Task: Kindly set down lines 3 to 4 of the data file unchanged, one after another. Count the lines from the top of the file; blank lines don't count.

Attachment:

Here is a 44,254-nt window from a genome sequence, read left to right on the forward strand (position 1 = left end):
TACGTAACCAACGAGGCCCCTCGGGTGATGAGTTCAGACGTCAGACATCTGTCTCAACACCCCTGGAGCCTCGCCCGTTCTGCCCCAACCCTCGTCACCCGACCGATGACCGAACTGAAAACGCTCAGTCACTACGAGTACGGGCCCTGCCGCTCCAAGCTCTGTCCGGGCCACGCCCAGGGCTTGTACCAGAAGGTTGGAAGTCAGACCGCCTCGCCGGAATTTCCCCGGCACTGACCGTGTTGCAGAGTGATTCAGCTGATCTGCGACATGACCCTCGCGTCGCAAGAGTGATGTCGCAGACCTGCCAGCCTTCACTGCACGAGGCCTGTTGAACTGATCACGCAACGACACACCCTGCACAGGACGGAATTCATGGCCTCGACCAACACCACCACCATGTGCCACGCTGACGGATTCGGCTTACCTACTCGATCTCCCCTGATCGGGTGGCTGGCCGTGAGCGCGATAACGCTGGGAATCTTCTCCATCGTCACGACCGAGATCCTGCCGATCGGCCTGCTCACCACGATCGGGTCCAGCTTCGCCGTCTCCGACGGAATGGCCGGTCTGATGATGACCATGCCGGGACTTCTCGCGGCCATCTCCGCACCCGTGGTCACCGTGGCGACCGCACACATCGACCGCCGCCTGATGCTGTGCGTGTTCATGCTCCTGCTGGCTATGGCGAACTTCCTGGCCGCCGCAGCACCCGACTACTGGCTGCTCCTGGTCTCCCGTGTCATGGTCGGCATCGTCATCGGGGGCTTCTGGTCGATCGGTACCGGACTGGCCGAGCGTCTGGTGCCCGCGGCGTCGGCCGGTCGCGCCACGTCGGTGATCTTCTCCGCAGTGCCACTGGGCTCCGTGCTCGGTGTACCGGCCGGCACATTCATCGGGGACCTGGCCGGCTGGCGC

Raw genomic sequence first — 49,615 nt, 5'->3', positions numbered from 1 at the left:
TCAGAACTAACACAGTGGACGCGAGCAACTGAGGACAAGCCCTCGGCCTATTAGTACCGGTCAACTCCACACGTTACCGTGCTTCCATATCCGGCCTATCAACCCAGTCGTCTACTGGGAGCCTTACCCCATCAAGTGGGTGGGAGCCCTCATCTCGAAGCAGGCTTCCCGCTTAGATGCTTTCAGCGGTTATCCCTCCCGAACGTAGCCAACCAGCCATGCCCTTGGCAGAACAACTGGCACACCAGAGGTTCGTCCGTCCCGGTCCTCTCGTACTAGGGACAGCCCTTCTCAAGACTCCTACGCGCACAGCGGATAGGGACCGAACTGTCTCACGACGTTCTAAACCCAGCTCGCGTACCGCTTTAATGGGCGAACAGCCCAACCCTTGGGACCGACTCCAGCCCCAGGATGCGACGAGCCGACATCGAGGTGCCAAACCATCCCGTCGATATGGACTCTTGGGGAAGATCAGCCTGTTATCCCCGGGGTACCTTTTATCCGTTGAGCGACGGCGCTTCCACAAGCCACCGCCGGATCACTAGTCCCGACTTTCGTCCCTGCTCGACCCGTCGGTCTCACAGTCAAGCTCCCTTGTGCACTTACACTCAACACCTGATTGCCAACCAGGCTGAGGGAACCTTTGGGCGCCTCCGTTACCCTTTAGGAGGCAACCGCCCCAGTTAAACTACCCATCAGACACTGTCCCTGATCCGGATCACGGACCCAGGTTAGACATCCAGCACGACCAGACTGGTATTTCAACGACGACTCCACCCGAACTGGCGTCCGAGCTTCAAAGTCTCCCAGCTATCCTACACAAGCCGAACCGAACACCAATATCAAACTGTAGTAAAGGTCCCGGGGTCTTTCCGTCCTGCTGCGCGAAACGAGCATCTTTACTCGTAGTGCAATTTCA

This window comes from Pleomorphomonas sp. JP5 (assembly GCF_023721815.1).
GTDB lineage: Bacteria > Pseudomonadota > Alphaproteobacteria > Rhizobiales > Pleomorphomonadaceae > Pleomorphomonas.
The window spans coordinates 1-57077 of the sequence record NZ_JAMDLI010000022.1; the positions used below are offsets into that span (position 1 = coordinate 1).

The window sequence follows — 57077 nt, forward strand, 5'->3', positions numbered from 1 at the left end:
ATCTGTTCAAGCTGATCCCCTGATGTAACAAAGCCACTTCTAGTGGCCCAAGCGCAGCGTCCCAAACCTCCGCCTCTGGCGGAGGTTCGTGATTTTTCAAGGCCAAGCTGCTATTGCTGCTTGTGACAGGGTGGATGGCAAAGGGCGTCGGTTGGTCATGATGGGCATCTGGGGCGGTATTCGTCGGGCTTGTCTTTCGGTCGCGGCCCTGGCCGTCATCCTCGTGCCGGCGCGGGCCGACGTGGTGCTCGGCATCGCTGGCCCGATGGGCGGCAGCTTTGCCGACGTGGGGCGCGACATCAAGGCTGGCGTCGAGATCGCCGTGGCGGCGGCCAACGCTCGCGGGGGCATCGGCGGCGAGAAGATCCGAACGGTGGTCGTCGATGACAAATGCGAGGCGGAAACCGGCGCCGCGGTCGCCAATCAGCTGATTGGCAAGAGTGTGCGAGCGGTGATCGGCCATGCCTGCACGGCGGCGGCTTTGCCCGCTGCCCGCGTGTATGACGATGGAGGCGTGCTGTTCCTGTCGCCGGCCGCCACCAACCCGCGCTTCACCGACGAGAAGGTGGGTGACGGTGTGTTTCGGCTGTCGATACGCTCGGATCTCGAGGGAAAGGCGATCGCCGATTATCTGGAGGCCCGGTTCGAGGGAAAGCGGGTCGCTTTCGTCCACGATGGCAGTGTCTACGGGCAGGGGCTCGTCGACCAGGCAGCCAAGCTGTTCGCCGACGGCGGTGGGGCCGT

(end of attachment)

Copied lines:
Raw genomic sequence first — 49,615 nt, 5'->3', positions numbered from 1 at the left:
TCAGAACTAACACAGTGGACGCGAGCAACTGAGGACAAGCCCTCGGCCTATTAGTACCGGTCAACTCCACACGTTACCGTGCTTCCATATCCGGCCTATCAACCCAGTCGTCTACTGGGAGCCTTACCCCATCAAGTGGGTGGGAGCCCTCATCTCGAAGCAGGCTTCCCGCTTAGATGCTTTCAGCGGTTATCCCTCCCGAACGTAGCCAACCAGCCATGCCCTTGGCAGAACAACTGGCACACCAGAGGTTCGTCCGTCCCGGTCCTCTCGTACTAGGGACAGCCCTTCTCAAGACTCCTACGCGCACAGCGGATAGGGACCGAACTGTCTCACGACGTTCTAAACCCAGCTCGCGTACCGCTTTAATGGGCGAACAGCCCAACCCTTGGGACCGACTCCAGCCCCAGGATGCGACGAGCCGACATCGAGGTGCCAAACCATCCCGTCGATATGGACTCTTGGGGAAGATCAGCCTGTTATCCCCGGGGTACCTTTTATCCGTTGAGCGACGGCGCTTCCACAAGCCACCGCCGGATCACTAGTCCCGACTTTCGTCCCTGCTCGACCCGTCGGTCTCACAGTCAAGCTCCCTTGTGCACTTACACTCAACACCTGATTGCCAACCAGGCTGAGGGAACCTTTGGGCGCCTCCGTTACCCTTTAGGAGGCAACCGCCCCAGTTAAACTACCCATCAGACACTGTCCCTGATCCGGATCACGGACCCAGGTTAGACATCCAGCACGACCAGACTGGTATTTCAACGACGACTCCACCCGAACTGGCGTCCGAGCTTCAAAGTCTCCCAGCTATCCTACACAAGCCGAACCGAACACCAATATCAAACTGTAGTAAAGGTCCCGGGGTCTTTCCGTCCTGCTGCGCGAAACGAGCATCTTTACTCGTAGTGCAATTTCA